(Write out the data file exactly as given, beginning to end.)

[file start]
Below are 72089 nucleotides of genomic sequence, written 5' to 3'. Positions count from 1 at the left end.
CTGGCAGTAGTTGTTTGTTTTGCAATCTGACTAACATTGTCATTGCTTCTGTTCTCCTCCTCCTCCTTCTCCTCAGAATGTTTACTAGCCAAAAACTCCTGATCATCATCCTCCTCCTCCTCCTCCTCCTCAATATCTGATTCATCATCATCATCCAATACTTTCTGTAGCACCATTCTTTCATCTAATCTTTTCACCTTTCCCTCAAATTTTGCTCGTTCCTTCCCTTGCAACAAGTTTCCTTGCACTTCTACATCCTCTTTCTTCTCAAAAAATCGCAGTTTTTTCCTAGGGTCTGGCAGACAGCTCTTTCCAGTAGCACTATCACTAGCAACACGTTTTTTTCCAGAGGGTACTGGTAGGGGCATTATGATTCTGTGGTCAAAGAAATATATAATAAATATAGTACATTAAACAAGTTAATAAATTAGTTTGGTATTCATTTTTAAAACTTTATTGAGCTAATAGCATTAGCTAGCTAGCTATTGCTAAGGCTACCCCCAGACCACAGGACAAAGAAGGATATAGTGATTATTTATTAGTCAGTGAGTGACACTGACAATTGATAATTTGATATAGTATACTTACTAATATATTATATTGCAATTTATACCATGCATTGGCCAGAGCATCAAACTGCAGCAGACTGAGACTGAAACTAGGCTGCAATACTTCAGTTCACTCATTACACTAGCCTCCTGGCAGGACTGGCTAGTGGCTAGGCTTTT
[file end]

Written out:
Below are 72089 nucleotides of genomic sequence, written 5' to 3'. Positions count from 1 at the left end.
CTGGCAGTAGTTGTTTGTTTTGCAATCTGACTAACATTGTCATTGCTTCTGTTCTCCTCCTCCTCCTTCTCCTCAGAATGTTTACTAGCCAAAAACTCCTGATCATCATCCTCCTCCTCCTCCTCCTCCTCAATATCTGATTCATCATCATCATCCAATACTTTCTGTAGCACCATTCTTTCATCTAATCTTTTCACCTTTCCCTCAAATTTTGCTCGTTCCTTCCCTTGCAACAAGTTTCCTTGCACTTCTACATCCTCTTTCTTCTCAAAAAATCGCAGTTTTTTCCTAGGGTCTGGCAGACAGCTCTTTCCAGTAGCACTATCACTAGCAACACGTTTTTTTCCAGAGGGTACTGGTAGGGGCATTATGATTCTGTGGTCAAAGAAATATATAATAAATATAGTACATTAAACAAGTTAATAAATTAGTTTGGTATTCATTTTTAAAACTTTATTGAGCTAATAGCATTAGCTAGCTAGCTATTGCTAAGGCTACCCCCAGACCACAGGACAAAGAAGGATATAGTGATTATTTATTAGTCAGTGAGTGACACTGACAATTGATAATTTGATATAGTATACTTACTAATATATTATATTGCAATTTATACCATGCATTGGCCAGAGCATCAAACTGCAGCAGACTGAGACTGAAACTAGGCTGCAATACTTCAGTTCACTCATTACACTAGCCTCCTGGCAGGACTGGCTAGTGGCTAGGCTTTT